CLOCKWORK ORANGE: Tennessee’s Timely Three-Pointers Key To Holding Off Yellow Jackets

Georgia Tech Yellow Jackets guard Tadric Jackson (1) drives to the basket as Tennessee Vols Lamonte Turner (1) defends on December 3, 2017 at McCamish Pavilion in Atlanta, Georgia. (Photo by Debby Wong/The Florida/Georgia Star)

By Adesina O. Koiki

ATLANTA – If the saying is true that timing is everything, then the long-range shots the Georgia Tech men’s basketball team gave up to Tennessee in the second half all came at the worst possible time.

The Volunteers hit three three-pointers in the final 20 minutes, all of them coming at crucial moments of the game midway through the second half as they defeated Georgia Tech 77-70 at McCamish Pavilion, handing the Yellow Jackets their second consecutive defeat. Georgia Tech cut an eight-point second-half deficit to a one-possession game on multiple occasions in a push to take its first lead of the half, but never was able to pull ahead as Tennessee cruised to the win in the final few minutes.

“Proud of our guys,” said Georgia Tech head coach Josh Pastner in the postgame press conference. “Proud of them for their fight. They responded well from obviously a disappointing loss on Friday. Tennessee is really good and very well coached. They’re tough and very physical; they’re older. They’re a very good team and they’re going to win a lot of games in SEC play. They’re for sure a top-20 team in the country.”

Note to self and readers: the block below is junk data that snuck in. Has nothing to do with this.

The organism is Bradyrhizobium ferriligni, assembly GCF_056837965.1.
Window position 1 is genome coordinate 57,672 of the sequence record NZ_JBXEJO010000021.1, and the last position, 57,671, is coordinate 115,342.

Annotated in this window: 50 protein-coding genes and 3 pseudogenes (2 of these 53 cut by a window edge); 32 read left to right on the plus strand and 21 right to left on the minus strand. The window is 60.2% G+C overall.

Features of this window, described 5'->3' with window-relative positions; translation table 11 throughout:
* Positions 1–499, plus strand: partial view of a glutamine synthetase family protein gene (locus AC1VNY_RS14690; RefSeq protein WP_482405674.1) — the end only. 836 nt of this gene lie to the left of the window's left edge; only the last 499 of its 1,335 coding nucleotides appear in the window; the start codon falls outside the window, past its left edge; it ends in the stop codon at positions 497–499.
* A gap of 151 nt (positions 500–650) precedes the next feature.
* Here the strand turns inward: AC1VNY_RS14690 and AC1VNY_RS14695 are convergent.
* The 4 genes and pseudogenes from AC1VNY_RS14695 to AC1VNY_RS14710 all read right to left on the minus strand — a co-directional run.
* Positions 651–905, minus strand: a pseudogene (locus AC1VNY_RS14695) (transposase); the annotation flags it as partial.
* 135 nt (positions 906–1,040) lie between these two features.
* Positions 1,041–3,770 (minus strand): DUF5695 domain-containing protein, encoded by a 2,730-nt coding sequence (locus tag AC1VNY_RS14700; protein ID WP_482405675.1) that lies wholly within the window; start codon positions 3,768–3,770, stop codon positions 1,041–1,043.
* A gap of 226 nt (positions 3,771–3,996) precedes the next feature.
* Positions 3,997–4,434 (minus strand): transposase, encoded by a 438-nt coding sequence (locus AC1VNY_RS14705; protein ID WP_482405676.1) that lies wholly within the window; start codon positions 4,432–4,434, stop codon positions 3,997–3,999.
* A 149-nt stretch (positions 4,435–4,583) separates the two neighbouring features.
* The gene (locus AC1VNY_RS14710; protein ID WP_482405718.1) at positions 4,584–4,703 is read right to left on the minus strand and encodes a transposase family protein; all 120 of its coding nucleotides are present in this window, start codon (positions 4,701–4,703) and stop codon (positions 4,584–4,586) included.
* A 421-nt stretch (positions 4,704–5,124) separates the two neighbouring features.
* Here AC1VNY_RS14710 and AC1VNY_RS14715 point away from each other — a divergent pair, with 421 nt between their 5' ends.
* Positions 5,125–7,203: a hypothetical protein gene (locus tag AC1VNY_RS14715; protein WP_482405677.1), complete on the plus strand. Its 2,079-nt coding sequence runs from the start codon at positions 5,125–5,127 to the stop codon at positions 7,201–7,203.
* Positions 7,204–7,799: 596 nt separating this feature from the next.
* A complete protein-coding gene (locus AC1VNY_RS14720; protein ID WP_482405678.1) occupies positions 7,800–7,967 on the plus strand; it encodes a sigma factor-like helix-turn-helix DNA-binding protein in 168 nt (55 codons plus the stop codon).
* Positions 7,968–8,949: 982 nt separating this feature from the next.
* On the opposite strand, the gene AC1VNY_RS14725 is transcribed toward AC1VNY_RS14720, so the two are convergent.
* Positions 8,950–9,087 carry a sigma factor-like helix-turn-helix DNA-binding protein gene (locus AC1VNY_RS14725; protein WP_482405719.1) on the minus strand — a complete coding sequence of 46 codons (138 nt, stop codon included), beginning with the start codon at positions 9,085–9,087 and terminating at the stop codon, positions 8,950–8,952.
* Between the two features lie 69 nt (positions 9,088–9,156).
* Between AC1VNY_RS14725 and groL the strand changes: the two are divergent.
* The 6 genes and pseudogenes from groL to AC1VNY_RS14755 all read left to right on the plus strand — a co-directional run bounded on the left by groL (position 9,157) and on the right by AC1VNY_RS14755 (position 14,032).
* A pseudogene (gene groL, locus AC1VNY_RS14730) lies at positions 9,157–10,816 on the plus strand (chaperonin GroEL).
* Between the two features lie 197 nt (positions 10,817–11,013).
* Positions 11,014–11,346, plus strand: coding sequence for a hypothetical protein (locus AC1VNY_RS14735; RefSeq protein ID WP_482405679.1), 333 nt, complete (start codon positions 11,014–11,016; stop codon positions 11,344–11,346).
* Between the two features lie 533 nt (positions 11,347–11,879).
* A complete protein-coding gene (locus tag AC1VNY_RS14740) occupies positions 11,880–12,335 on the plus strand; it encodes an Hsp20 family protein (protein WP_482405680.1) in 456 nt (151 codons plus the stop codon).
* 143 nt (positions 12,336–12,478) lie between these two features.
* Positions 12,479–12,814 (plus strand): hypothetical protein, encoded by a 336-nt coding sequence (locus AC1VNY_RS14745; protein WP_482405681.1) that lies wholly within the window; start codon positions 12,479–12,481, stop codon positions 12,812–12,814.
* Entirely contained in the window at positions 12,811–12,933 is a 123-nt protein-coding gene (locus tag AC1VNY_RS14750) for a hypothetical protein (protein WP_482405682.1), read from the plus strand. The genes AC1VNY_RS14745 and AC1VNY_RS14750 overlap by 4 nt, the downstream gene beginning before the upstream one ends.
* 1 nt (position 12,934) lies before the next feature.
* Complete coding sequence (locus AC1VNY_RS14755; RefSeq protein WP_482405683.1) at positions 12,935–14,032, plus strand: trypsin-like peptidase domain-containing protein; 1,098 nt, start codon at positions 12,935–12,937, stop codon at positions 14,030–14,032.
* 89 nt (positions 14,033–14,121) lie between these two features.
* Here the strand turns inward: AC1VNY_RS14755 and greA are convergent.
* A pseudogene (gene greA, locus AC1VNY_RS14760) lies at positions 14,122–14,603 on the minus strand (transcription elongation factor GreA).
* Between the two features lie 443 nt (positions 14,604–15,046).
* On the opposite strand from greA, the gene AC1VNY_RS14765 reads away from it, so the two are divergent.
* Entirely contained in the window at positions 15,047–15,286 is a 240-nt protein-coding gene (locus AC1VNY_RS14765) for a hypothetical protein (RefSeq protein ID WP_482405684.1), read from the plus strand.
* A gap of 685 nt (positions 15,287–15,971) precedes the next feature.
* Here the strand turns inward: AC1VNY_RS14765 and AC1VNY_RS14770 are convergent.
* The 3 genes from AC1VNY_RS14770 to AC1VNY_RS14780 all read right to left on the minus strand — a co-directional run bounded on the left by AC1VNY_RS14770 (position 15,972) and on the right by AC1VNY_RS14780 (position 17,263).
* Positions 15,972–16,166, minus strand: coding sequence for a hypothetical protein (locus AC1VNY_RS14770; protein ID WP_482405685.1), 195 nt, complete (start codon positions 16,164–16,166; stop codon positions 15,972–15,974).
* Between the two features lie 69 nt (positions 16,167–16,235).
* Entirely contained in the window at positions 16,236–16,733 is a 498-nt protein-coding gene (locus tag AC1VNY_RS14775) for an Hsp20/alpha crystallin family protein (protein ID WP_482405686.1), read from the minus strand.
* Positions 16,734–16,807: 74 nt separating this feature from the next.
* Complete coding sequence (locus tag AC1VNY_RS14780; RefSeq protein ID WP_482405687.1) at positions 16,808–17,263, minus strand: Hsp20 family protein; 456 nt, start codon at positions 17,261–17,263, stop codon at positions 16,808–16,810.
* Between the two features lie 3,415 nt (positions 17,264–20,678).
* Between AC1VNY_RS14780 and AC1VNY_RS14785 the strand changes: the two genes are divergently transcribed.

Georgia Tech (4-3) went on a 11-4 run early in the second half, capped off by a Curtis Haywood II layup, to cut Tennessee’s lead to 41-40 with 13:54 remaining, but then Tennessee sophomore guard Lamonté Turner would come off the bench and hit a three-pointer on the next possession to extend the Vols’ lead to four. Turner would end up scoring 24 points, including three of the team’s eight 3-pointers.

A couple of possessions later and with Georgia Tech still down 44-40, Yellow Jackets center Ben Lammers thought he converted an And-1 when he scored on a layup, but the officials belatedly called a charge on Lammers, enraging Pastner on the sidelines and the Georgia Tech supporters in the stands.

On the next possession, Admiral Schofield hit a three-pointer from the left wing to extend Tennessee’s lead to seven. Once more, Georgia Tech made a charge at the lead, as guard Tadric Jackson completed a three-point play to bring the Yellow Jackets to within 49-45 at the 10:48 mark.

You could now guess what happened on Tennessee’s next possession; Schofield drained his second three of the half, right after Jackson’s three-point play, to give Tennessee a 52-45 advantage.

“We had multiple times [to take the lead], that one when it was 41-40 and Lamonté Turner hit that big three – Tadric [Jackson] actually played really good defense, hand in his face,” said Pastner. “We had some other times where we just couldn’t tie it and could not get over the hump. We missed some layups and some key free throws.”

Lammers led the Yellow Jackets in scoring with 17 points, 15 of those coming in the second half. He also scored the first nine points of the second half for Georgia Tech, on two three-pointers and a conventional three-point play.

Georgia Tech’s offense struggled once more, as it is now the sixth time in seven games that the Yellow Jackets have failed to score more than 70 points. The team continues to miss sophomore guard – and All-ACC Freshman selection – Josh Okogie, who suffered an open dislocation on his left index finger in the team’s first exhibition game. Okogie, who was suspended by the NCAA for the first six regular-season games due to a violation, would have been eligible to play his first game of the season today if not for his injury.

“We’ve struggled scoring-wise and just haven’t been able to get over the hump in some key times,” Pastner said. “When you’re missing Josh Okogie, that’s 18 points a game. It’s hard, especially when teams are pressuring you and you need that one guy who can take guys off the bounce.”

 

 

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